You Are Ink + Water


Being responsible for what we do now is not the same as being responsible for what has happened to us or is happening to us.

How to tell someone who suffered abuse that they are responsible for themselves?  How to tell a child of an OCD mom, that his adult self, is responsible for his emotional health?  How about someone living in poverty?  How about a victim of natural disaster?

…A parent whose child died before they did?

My dad tells me, no parent should live longer than their own child.  In 1993, in Mogadishu, Somalia, the US state department sent him to find a hospital that was usable as a service, not in anticipation of war.  There were essentially no hospitals.  Stripped, robbed of wood used to burn, hocked copper wiring, and a spirit of “every one for himself” sat in place of hospital supplies.  Dad had met with some tribe elders to try to conciliate, but without effect.  Before he knew it, it was war.

There was one hospital he found with 2 operating theaters and some recovery beds.  He joined the French nurses who were still there.  Working around the clock, he was Mogadishu’s only surgeon for that first week.  He walked out to a mile of bodies spread outside the hospital.  He chose who would be taken in to the operating room versus who would not and what that meant.  There was no anesthesia for hundreds of amputations.  Life expired without many theatrics.  Three weeks later, and after other surgeons had come, they evacuated him.  He came back to manicured bushes, telephone wires, paved roads.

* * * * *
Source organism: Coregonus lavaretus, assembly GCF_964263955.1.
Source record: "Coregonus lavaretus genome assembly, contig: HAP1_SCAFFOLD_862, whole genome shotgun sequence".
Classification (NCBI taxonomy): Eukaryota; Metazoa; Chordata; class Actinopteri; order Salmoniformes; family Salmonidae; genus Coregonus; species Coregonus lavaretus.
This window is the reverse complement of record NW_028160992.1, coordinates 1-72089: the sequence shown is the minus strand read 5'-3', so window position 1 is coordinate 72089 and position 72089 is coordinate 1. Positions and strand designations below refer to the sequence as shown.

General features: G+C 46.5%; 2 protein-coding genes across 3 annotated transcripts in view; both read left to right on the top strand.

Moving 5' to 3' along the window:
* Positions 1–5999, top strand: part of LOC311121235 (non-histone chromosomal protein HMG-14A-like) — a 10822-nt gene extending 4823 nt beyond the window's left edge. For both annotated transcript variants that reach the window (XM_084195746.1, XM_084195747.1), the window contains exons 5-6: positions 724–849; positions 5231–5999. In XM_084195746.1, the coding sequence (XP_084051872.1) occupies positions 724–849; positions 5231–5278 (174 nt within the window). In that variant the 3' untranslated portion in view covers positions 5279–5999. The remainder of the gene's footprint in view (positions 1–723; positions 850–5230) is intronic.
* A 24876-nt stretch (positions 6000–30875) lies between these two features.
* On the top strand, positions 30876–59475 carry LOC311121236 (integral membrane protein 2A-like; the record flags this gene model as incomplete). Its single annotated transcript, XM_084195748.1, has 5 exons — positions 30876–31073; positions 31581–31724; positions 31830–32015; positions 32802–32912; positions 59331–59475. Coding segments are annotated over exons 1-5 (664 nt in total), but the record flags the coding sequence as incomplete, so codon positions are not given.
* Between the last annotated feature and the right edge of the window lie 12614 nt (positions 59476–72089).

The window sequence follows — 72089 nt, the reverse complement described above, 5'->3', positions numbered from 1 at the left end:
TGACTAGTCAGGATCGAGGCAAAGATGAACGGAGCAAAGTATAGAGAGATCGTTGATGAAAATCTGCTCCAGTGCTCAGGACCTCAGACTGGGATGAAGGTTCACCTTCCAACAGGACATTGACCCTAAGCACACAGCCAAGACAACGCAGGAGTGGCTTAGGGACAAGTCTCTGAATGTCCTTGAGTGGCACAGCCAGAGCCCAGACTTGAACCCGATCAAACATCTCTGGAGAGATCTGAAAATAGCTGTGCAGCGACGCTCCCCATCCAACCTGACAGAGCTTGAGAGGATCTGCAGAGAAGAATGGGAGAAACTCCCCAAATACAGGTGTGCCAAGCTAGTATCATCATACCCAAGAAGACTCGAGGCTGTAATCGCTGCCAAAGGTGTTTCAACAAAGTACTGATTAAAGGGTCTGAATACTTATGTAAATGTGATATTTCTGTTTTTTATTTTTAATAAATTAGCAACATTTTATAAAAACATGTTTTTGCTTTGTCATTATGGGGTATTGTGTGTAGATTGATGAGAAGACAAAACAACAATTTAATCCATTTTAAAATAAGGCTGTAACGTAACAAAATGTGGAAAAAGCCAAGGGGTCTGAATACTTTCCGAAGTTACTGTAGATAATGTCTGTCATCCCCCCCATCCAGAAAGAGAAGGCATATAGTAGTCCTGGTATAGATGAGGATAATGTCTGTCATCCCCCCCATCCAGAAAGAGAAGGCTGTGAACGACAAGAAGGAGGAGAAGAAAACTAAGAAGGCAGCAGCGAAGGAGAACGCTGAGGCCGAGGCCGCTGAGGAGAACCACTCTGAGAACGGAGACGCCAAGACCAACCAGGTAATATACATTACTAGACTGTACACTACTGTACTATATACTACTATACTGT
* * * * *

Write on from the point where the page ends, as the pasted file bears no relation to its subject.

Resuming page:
After surviving the Vietnam war, 40 plus years of medical practice, and participating in treatment for many people who have died over many years, it is Somalia‘a open album that stays in Dad’s thoughts.  He sees the faces of parents shrouding their children.  He tells me as if I’d forget, “I can’t say enough about how I loved the people!”

Although Dad shared these traumas, he must claim his health.  The grieving parents likewise.  This is not to say, “Get over it.”

There is so much bad stuff affecting us, that it makes it easy to not take responsibility for our own selves.  But, the success of our health – emotional, physical, spiritual – begins and ends with “Me.”

Don’t give up or get over or go at “It” alone.  Buying in to being a friend to yourself, does not mean giving up on your other friends, including God, family, your beliefs, your assistance.  It does not mean erasing your history.  It does not mean starting over.  It means joining all these things.  It means being ink in the water, everywhere in your story.

So, here you are.  (Clang, cling, Chicka-Chicka Boom Boom!)  Can you still hear yourself?  You must!  I must!  Our health begins and ends with “Me.”

Self-Care Tip #74 – Be your story.  Be a friend to yourself.

Question:  Have you done this?  Do you relate?  Please tell me your thoughts.